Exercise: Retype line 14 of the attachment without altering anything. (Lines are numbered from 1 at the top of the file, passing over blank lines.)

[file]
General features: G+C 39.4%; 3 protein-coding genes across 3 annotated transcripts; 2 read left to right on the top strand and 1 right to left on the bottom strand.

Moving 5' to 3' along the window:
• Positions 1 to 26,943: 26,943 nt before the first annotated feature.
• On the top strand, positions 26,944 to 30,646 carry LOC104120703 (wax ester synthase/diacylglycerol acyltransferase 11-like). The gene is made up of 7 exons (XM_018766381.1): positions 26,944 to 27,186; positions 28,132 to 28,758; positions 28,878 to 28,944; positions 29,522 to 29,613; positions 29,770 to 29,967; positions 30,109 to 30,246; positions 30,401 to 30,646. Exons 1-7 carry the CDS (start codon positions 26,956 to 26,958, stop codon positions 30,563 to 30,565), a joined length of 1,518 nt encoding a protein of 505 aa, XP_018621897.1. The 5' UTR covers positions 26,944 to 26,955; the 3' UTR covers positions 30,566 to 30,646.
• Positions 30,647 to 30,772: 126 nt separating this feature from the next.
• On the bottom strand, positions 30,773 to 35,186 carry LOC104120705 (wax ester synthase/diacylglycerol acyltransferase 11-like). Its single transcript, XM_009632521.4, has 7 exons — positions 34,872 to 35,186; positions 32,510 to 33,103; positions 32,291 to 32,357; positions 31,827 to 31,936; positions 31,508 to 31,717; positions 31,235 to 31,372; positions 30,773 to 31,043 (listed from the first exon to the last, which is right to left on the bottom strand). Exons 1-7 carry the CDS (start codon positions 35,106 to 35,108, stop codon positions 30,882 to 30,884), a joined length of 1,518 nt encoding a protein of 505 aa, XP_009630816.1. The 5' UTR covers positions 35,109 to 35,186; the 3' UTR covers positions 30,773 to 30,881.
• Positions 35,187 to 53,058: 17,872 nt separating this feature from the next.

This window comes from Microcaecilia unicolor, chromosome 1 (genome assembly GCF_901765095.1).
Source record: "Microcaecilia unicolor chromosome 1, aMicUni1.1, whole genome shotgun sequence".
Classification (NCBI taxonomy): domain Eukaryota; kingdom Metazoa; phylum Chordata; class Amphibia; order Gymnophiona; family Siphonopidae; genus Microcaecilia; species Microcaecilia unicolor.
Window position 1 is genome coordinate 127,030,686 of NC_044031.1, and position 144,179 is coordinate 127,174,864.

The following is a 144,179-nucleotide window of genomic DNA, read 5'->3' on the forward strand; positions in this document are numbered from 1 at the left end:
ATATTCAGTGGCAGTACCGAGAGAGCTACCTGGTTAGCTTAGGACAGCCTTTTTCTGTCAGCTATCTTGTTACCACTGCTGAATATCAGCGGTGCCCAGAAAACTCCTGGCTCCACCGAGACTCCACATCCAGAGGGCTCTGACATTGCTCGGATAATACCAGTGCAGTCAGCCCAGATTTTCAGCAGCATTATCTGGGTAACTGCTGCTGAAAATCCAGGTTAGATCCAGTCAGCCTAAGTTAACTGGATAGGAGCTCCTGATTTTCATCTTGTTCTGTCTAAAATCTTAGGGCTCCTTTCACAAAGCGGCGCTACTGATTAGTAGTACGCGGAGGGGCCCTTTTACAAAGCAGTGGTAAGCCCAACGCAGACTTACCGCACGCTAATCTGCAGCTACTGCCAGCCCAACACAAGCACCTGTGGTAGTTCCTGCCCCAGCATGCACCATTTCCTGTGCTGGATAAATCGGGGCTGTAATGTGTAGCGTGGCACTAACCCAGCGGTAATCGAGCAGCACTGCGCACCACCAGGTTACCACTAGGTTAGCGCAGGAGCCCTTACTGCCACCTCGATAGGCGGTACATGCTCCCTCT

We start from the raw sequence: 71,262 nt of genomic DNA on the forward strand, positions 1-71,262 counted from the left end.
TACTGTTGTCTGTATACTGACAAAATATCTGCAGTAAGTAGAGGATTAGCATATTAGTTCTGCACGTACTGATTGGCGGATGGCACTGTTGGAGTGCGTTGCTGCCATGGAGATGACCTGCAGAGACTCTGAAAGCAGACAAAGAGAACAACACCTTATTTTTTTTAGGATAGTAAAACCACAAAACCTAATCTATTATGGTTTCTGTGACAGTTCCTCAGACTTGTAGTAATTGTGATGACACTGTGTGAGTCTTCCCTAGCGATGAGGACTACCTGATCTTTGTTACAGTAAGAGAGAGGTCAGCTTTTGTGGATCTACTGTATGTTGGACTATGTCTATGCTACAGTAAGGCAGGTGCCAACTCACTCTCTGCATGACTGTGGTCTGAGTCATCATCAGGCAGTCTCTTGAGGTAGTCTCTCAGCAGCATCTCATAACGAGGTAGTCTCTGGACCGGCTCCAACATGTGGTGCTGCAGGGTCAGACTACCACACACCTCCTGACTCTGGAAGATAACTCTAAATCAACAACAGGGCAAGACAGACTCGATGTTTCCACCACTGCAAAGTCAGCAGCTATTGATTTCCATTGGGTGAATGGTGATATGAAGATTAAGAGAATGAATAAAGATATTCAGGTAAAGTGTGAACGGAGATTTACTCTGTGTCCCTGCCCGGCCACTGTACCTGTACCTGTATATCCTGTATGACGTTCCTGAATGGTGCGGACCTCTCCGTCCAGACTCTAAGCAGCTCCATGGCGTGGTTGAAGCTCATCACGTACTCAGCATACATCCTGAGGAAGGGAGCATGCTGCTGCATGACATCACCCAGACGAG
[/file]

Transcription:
We start from the raw sequence: 71,262 nt of genomic DNA on the forward strand, positions 1-71,262 counted from the left end.